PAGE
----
After recent coverage of an army visit to Whakarongo School, a New Zealand organisation is calling for gun safety to be included in the New Zealand curriculum.

The Council of Licensed Firearms Owners relayed this message after a Fairfax article ran in April, stating children in Years 9-13 were taught how to assemble and fire an assault rifle.

The article, and accompanying photos, caused concern for many, including Green MP Catherine Delahunty who said the visit was propaganda, used to persuade children guns were cool.

However, the New Zealand Defence Force has said the visit was part of an educational programme, used to teach children about leadership and it had been approved by the school.


COLFO chairman Paul Clark said it was not too long ago most boys' schools had their own cadet units that trained with firearms.

"Even today many schools have their own clay target and smallbore rifle teams.

Nationwide volunteer Firearms Safety instructors have provided firearm safety lectures at local schools over recent decades so students can sit the test for their firearms licence.

"Local clubs have provided practical shooting experience for school children on many occasions."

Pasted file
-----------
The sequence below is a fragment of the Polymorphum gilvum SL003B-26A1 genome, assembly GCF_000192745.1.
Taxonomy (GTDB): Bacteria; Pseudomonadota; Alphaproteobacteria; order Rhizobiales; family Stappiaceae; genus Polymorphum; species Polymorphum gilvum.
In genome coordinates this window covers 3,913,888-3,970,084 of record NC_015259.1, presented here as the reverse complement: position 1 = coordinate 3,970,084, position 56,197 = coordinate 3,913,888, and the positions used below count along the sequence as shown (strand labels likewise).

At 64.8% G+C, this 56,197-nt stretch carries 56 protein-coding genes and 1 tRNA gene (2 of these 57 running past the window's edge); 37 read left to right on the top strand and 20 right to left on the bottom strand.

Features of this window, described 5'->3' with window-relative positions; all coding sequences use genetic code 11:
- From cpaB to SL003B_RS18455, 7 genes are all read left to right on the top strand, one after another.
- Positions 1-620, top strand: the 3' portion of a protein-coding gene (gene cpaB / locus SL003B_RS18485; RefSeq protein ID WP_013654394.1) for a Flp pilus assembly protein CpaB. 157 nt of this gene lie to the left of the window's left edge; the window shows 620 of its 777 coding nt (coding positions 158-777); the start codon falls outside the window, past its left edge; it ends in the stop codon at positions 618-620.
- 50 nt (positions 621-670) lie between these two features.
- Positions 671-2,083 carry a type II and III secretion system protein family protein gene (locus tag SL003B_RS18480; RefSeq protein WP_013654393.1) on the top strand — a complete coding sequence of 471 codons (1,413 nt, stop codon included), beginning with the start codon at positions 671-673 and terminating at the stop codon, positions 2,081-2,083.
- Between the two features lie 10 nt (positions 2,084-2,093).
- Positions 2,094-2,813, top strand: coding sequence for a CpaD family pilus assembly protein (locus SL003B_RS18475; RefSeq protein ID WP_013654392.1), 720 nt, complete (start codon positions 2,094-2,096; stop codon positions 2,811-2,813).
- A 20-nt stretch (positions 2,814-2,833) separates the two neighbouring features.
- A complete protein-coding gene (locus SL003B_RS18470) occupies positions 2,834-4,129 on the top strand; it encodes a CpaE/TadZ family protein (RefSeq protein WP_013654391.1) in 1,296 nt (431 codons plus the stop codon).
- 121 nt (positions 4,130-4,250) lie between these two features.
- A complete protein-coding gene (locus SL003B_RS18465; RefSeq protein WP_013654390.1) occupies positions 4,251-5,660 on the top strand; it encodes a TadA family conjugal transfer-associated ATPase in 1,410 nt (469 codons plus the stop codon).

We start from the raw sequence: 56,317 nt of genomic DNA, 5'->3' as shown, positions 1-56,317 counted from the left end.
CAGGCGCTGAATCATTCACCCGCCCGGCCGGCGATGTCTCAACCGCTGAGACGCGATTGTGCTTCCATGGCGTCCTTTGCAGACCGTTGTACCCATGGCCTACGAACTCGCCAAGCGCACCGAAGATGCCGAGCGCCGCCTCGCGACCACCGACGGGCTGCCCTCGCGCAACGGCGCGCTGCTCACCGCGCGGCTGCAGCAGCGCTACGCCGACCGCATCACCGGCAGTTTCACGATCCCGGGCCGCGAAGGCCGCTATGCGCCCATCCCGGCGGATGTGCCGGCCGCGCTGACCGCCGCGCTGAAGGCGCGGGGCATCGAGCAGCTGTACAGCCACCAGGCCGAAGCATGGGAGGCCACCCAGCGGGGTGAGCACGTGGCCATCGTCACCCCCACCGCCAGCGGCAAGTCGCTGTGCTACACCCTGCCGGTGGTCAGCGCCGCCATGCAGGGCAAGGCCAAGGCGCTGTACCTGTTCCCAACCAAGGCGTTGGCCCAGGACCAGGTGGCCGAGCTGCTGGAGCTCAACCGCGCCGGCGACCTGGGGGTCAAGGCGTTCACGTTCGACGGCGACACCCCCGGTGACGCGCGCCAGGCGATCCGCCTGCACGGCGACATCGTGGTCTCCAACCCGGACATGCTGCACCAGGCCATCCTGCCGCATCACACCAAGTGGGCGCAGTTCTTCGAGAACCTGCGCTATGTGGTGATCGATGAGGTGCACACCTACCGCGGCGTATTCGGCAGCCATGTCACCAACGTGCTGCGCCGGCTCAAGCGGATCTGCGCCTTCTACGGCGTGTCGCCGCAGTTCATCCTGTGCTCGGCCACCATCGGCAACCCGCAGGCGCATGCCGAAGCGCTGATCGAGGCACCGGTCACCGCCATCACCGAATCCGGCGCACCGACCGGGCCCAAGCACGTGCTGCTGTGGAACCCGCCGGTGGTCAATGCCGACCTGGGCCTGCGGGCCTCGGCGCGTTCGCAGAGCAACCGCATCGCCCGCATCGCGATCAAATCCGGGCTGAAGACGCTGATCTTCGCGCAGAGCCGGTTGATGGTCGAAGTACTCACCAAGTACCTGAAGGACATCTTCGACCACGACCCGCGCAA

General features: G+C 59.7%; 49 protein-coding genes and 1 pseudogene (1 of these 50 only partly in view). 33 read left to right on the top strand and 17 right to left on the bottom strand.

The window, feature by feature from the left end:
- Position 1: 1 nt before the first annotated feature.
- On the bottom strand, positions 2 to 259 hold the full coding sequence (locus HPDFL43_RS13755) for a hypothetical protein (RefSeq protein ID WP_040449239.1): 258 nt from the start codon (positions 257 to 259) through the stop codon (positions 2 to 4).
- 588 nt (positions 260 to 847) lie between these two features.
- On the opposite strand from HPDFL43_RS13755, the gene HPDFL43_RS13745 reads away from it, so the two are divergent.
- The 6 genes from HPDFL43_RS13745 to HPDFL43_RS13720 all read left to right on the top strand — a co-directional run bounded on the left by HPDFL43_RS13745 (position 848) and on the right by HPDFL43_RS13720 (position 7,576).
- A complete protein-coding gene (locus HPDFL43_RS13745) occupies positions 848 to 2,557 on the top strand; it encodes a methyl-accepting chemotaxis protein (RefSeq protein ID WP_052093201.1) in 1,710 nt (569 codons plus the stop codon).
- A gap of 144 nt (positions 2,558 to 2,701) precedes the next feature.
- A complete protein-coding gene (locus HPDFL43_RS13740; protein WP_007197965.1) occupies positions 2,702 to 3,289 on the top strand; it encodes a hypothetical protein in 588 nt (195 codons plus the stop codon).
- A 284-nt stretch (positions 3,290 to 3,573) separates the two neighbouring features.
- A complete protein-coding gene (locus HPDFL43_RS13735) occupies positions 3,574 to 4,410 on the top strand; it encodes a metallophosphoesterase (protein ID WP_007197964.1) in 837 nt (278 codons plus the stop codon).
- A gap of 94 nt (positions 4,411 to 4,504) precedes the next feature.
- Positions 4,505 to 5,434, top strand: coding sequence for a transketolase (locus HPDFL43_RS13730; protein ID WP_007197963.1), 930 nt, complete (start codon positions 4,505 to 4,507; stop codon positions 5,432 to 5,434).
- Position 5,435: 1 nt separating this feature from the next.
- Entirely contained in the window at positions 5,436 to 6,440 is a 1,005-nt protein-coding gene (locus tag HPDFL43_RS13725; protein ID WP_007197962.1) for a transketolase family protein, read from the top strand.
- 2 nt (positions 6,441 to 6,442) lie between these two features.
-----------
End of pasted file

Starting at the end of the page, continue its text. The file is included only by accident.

Mr Clark pointed out that shooting was a sport to be enjoyed by people of all ages and physical abilities.

"The art of shooting in itself teaches the user self-discipline, self-control, hand-eye co-ordination and other techniques. Most children are curious about firearms and those who are given the opportunity to handle them, thoroughly enjoy the experience."

The Greens and Labour have asked for a ban on guns in schools to be implemented but education minister Nikki Kaye said the Army and the school acted within the law. She has now asked for guidelines to be established on the use of guns in schools, a call backed by Labour MP Chris Hipkins.

"I'm not saying schools shouldn't have a rifle club like many secondary schools would do but I think the idea that the Army would take semi-automatic weapons into schools and let kids hold them and play with them, I think that's really inappropriate," he said.


Mr Clark said New Zealand had more than 240,000 licensed firearms owners and many children were already exposed to these.

"It's inevitable many young children will be exposed to firearms. Particularly in rural areas where a firearm is a tool regularly used by parents, family members and workers.

"Firearm safety training at an early age has been shown to lead to safer and more responsible firearm use in later life. Considering the wide use of firearms throughout New Zealand COLFO believes it would be appropriate to include firearm safety training in the curriculum."

Miss Kaye expects the guidelines to be drawn up within three to four months.

* Whakarongo School did not respond to questions from the Manawatu Guardian.